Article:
Many others choose illegal abortions. An estimated 2 million abortions are performed in Indonesia every year, many of them in unsafe conditions. According to official government figures, unsafe abortions are responsible for between five and 11 per cent of maternal deaths in Indonesia.
Sharifah’s case is a typical example. When she became pregnant at 17, her boyfriend left her and her school expelled her. Traditional healers in her village induced an abortion, but she soon developed complications. Two days later she had died from blood loss.
“Restrictions on sexual and reproductive rights are placing severe and potentially deadly obstacles in the way many women and girls can access reproductive health information and services,” says Salil Shetty.
“Indonesia must do more to ensure that old stereotypes and mindsets are replaced with a more forward-looking recognition of the problems and needs facing their wives, sisters and daughters.”
Amnesty International found that some groups of women and girls face additional threats to their sexual and reproductive rights because the state has failed to protect them in vulnerable contexts. Domestic workers, for instance, face specifics risks of abuse because they are not fully legally protected as workers, while their work conditions put them at greater risk of sexual harassment and violence, and they are at risk of abuse at the time of pregnancy.
“The Indonesian government has done a lot to realize its commitment to the Millennium Development Goals, especially for gender equality and maternal health,” said Salil Shetty. “With this report, we’ve highlighted important areas where the law needs reforming, or much better implementation, in order to overcome discriminatory practices and social norms that disempower women and put their health at risk.”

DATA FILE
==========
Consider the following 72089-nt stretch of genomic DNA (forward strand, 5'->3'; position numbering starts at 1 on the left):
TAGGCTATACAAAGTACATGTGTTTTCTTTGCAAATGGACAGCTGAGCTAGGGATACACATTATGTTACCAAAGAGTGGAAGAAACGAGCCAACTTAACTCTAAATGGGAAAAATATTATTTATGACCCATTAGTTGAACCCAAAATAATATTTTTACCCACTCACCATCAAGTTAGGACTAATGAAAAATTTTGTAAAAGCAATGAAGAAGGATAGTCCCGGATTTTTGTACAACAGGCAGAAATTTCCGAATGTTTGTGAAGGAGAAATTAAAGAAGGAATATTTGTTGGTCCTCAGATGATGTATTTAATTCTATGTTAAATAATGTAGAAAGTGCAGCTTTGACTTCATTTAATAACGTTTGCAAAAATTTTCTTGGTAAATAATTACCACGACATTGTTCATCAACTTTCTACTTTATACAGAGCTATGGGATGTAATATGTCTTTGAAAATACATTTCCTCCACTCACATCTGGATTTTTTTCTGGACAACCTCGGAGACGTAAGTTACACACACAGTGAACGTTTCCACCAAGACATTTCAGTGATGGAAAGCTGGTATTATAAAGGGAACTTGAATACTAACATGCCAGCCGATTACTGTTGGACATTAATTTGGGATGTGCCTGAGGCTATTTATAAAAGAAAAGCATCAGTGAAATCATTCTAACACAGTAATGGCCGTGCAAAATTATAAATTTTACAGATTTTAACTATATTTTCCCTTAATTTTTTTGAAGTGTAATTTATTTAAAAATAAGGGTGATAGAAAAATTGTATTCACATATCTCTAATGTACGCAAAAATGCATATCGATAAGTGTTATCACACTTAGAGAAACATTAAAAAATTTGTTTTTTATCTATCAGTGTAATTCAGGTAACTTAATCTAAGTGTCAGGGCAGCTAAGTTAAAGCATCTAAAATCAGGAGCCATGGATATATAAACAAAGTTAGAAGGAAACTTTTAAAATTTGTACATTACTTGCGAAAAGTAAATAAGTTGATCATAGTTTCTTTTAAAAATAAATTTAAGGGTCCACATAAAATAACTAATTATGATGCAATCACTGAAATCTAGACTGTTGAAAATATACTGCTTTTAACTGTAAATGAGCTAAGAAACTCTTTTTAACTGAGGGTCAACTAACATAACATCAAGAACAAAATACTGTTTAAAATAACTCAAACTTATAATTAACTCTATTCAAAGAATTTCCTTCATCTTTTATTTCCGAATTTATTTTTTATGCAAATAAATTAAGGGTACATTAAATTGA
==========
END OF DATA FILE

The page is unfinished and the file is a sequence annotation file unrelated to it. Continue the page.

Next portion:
Amnesty International has been campaigning for individuals’ rights to sexual and reproductive health and autonomy – in Indonesia, and around the world – as part of its Demand Dignity campaign. The campaign calls for governments to ensure access for all to sexual and reproductive health information and services free from discrimination, coercion and the threat of criminalization.
Amnesty International calls on the Indonesian authorities to take the following steps as a matter of priority:
– Repeal all laws and regulations, at both the central and local levels, that violate sexual and reproductive rights, ensuring women and girls can realise their rights free from coercion, discrimination and the threat of criminalization.
– Decriminalize abortion under all circumstances in order to combat the high number of illegal and unsafe abortions, ensuring access to safe abortion services in cases when women and girls have unwanted pregnancies as a result of rape, or where a pregnancy poses a threat to the woman’s life or health.
– Enact a Domestic Workers’ law in line with international standards, ensuring that women and girl domestic workers are afforded the same level of protection as other workers in Indonesia and that provisions pertaining to women’s special needs, including maternity provisions are included.